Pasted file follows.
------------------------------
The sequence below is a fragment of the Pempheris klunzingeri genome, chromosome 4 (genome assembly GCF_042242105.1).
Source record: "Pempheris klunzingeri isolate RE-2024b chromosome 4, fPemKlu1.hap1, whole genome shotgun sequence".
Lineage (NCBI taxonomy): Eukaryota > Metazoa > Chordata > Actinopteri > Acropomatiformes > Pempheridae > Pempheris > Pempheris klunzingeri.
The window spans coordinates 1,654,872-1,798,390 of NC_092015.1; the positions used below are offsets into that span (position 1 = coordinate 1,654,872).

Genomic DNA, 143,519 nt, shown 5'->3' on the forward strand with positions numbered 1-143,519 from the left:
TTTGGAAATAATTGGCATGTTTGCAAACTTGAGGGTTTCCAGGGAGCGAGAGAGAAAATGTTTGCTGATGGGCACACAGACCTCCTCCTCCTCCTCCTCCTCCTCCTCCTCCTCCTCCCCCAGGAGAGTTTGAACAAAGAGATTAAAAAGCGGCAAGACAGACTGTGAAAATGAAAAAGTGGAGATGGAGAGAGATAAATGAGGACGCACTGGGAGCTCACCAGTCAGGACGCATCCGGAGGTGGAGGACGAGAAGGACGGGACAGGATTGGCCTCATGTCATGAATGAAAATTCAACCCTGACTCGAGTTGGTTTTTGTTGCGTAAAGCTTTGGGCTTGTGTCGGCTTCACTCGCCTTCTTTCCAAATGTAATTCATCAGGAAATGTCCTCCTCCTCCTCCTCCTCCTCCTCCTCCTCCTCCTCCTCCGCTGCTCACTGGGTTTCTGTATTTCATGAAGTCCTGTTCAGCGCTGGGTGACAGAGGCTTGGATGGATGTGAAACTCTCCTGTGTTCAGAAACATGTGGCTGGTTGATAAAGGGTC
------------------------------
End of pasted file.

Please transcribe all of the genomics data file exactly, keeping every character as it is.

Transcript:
The sequence below is a fragment of the Pempheris klunzingeri genome, chromosome 4 (genome assembly GCF_042242105.1).
Source record: "Pempheris klunzingeri isolate RE-2024b chromosome 4, fPemKlu1.hap1, whole genome shotgun sequence".
Lineage (NCBI taxonomy): Eukaryota > Metazoa > Chordata > Actinopteri > Acropomatiformes > Pempheridae > Pempheris > Pempheris klunzingeri.
The window spans coordinates 1,654,872-1,798,390 of NC_092015.1; the positions used below are offsets into that span (position 1 = coordinate 1,654,872).

Genomic DNA, 143,519 nt, shown 5'->3' on the forward strand with positions numbered 1-143,519 from the left:
TTTGGAAATAATTGGCATGTTTGCAAACTTGAGGGTTTCCAGGGAGCGAGAGAGAAAATGTTTGCTGATGGGCACACAGACCTCCTCCTCCTCCTCCTCCTCCTCCTCCTCCTCCTCCCCCAGGAGAGTTTGAACAAAGAGATTAAAAAGCGGCAAGACAGACTGTGAAAATGAAAAAGTGGAGATGGAGAGAGATAAATGAGGACGCACTGGGAGCTCACCAGTCAGGACGCATCCGGAGGTGGAGGACGAGAAGGACGGGACAGGATTGGCCTCATGTCATGAATGAAAATTCAACCCTGACTCGAGTTGGTTTTTGTTGCGTAAAGCTTTGGGCTTGTGTCGGCTTCACTCGCCTTCTTTCCAAATGTAATTCATCAGGAAATGTCCTCCTCCTCCTCCTCCTCCTCCTCCTCCTCCTCCTCCTCCGCTGCTCACTGGGTTTCTGTATTTCATGAAGTCCTGTTCAGCGCTGGGTGACAGAGGCTTGGATGGATGTGAAACTCTCCTGTGTTCAGAAACATGTGGCTGGTTGATAAAGGGTC